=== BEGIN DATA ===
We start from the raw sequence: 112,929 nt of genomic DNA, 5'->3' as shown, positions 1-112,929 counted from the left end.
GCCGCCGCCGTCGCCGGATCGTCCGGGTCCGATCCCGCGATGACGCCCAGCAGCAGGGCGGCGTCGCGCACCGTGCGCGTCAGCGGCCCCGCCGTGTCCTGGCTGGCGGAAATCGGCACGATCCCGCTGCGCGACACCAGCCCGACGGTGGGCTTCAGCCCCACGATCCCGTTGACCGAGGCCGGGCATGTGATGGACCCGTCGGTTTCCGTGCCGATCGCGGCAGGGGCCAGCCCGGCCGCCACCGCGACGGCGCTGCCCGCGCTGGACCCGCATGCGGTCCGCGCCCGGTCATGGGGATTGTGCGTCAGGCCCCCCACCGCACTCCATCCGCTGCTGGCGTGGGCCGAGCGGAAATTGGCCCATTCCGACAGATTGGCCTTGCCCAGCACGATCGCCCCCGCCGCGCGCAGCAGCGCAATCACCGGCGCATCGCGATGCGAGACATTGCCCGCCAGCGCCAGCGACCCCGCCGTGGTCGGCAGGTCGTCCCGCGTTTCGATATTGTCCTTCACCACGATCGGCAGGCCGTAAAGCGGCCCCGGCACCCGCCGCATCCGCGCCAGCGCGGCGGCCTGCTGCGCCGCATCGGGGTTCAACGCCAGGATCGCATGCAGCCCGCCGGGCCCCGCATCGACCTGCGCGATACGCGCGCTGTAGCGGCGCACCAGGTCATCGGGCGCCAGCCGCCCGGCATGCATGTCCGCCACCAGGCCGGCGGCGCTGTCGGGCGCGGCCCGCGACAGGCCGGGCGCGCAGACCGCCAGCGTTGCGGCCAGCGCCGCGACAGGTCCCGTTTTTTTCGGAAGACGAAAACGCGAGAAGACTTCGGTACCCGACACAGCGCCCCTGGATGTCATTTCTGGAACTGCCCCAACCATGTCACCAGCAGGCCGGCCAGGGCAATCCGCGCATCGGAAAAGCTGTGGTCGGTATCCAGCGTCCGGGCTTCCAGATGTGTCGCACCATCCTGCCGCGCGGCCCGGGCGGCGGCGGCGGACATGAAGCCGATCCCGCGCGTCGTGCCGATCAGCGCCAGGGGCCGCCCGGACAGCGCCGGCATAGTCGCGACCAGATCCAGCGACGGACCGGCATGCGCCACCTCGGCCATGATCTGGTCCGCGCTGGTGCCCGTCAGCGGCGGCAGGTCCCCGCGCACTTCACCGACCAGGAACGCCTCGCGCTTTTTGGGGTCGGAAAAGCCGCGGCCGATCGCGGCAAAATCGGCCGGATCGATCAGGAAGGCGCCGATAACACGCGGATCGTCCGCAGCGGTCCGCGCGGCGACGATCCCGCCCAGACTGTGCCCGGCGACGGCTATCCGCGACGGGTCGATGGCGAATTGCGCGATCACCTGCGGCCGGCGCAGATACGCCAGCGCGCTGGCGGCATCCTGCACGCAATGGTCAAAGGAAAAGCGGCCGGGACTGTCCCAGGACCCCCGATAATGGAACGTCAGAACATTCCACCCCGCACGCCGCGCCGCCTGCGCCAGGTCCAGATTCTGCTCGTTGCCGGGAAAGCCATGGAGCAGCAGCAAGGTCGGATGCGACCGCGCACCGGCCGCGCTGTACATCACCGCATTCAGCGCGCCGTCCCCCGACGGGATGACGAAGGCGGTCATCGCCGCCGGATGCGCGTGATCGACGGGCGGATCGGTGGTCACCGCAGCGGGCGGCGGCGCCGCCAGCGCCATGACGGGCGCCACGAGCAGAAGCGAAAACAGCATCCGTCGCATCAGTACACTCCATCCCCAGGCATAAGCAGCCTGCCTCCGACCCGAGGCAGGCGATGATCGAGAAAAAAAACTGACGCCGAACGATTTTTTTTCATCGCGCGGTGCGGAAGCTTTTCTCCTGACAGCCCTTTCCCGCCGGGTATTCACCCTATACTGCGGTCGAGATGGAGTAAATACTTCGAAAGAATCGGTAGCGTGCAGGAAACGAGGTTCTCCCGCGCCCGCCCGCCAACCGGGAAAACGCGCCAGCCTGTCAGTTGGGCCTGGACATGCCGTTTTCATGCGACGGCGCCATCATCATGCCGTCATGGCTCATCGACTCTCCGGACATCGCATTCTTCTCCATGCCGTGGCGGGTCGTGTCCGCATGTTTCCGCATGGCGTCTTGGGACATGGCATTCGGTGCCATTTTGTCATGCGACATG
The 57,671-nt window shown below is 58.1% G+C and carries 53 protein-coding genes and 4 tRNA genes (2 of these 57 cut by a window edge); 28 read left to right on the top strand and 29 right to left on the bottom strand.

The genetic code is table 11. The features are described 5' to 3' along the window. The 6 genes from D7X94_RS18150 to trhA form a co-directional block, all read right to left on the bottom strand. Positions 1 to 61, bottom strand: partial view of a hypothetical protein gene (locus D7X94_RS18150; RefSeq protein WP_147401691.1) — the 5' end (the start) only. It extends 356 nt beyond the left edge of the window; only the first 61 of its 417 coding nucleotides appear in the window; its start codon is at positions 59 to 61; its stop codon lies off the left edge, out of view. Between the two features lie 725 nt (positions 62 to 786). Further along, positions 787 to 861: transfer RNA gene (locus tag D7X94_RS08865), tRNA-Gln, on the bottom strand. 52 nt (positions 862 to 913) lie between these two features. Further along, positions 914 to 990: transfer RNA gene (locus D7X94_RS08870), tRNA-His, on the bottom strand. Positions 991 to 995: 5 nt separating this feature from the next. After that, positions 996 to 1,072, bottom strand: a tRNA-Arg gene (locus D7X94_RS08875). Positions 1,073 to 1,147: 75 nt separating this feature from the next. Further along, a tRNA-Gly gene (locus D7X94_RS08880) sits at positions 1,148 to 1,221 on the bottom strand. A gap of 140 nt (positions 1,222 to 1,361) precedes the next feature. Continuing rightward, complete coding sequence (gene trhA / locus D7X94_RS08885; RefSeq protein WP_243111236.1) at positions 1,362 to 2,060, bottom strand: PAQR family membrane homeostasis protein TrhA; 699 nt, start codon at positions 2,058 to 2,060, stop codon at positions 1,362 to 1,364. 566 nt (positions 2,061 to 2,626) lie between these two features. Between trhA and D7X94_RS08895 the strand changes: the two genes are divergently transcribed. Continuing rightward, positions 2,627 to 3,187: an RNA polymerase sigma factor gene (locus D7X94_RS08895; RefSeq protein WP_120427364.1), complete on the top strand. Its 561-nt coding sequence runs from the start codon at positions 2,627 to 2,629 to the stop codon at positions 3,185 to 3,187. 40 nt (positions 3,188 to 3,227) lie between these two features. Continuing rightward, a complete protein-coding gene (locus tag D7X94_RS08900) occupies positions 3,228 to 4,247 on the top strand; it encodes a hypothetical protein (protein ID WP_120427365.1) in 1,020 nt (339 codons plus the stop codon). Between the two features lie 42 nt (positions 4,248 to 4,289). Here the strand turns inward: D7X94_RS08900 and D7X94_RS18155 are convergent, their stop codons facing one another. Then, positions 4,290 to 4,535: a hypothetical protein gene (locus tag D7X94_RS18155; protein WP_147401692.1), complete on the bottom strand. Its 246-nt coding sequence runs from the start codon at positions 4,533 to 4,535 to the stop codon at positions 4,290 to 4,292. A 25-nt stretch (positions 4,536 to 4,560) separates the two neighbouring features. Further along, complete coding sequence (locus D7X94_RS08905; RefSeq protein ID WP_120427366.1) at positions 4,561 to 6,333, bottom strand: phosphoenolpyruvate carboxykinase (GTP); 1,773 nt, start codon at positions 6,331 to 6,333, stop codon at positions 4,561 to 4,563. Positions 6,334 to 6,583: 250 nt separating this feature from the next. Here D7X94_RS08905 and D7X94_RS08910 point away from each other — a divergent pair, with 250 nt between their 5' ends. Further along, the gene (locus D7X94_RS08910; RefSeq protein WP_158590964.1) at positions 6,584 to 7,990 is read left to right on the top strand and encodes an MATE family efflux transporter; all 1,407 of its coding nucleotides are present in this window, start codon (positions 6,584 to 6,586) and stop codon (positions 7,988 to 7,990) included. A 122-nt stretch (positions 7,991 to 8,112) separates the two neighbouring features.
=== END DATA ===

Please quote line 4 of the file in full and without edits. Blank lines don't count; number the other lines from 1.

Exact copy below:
The genetic code is table 11. The features are described 5' to 3' along the window. The 6 genes from D7X94_RS18150 to trhA form a co-directional block, all read right to left on the bottom strand. Positions 1 to 61, bottom strand: partial view of a hypothetical protein gene (locus D7X94_RS18150; RefSeq protein WP_147401691.1) — the 5' end (the start) only. It extends 356 nt beyond the left edge of the window; only the first 61 of its 417 coding nucleotides appear in the window; its start codon is at positions 59 to 61; its stop codon lies off the left edge, out of view. Between the two features lie 725 nt (positions 62 to 786). Further along, positions 787 to 861: transfer RNA gene (locus tag D7X94_RS08865), tRNA-Gln, on the bottom strand. 52 nt (positions 862 to 913) lie between these two features. Further along, positions 914 to 990: transfer RNA gene (locus D7X94_RS08870), tRNA-His, on the bottom strand. Positions 991 to 995: 5 nt separating this feature from the next. After that, positions 996 to 1,072, bottom strand: a tRNA-Arg gene (locus D7X94_RS08875). Positions 1,073 to 1,147: 75 nt separating this feature from the next. Further along, a tRNA-Gly gene (locus D7X94_RS08880) sits at positions 1,148 to 1,221 on the bottom strand. A gap of 140 nt (positions 1,222 to 1,361) precedes the next feature. Continuing rightward, complete coding sequence (gene trhA / locus D7X94_RS08885; RefSeq protein WP_243111236.1) at positions 1,362 to 2,060, bottom strand: PAQR family membrane homeostasis protein TrhA; 699 nt, start codon at positions 2,058 to 2,060, stop codon at positions 1,362 to 1,364. 566 nt (positions 2,061 to 2,626) lie between these two features. Between trhA and D7X94_RS08895 the strand changes: the two genes are divergently transcribed. Continuing rightward, positions 2,627 to 3,187: an RNA polymerase sigma factor gene (locus D7X94_RS08895; RefSeq protein WP_120427364.1), complete on the top strand. Its 561-nt coding sequence runs from the start codon at positions 2,627 to 2,629 to the stop codon at positions 3,185 to 3,187. 40 nt (positions 3,188 to 3,227) lie between these two features. Continuing rightward, a complete protein-coding gene (locus tag D7X94_RS08900) occupies positions 3,228 to 4,247 on the top strand; it encodes a hypothetical protein (protein ID WP_120427365.1) in 1,020 nt (339 codons plus the stop codon). Between the two features lie 42 nt (positions 4,248 to 4,289). Here the strand turns inward: D7X94_RS08900 and D7X94_RS18155 are convergent, their stop codons facing one another. Then, positions 4,290 to 4,535: a hypothetical protein gene (locus tag D7X94_RS18155; protein WP_147401692.1), complete on the bottom strand. Its 246-nt coding sequence runs from the start codon at positions 4,533 to 4,535 to the stop codon at positions 4,290 to 4,292. A 25-nt stretch (positions 4,536 to 4,560) separates the two neighbouring features. Further along, complete coding sequence (locus D7X94_RS08905; RefSeq protein ID WP_120427366.1) at positions 4,561 to 6,333, bottom strand: phosphoenolpyruvate carboxykinase (GTP); 1,773 nt, start codon at positions 6,331 to 6,333, stop codon at positions 4,561 to 4,563. Positions 6,334 to 6,583: 250 nt separating this feature from the next. Here D7X94_RS08905 and D7X94_RS08910 point away from each other — a divergent pair, with 250 nt between their 5' ends. Further along, the gene (locus D7X94_RS08910; RefSeq protein WP_158590964.1) at positions 6,584 to 7,990 is read left to right on the top strand and encodes an MATE family efflux transporter; all 1,407 of its coding nucleotides are present in this window, start codon (positions 6,584 to 6,586) and stop codon (positions 7,988 to 7,990) included. A 122-nt stretch (positions 7,991 to 8,112) separates the two neighbouring features.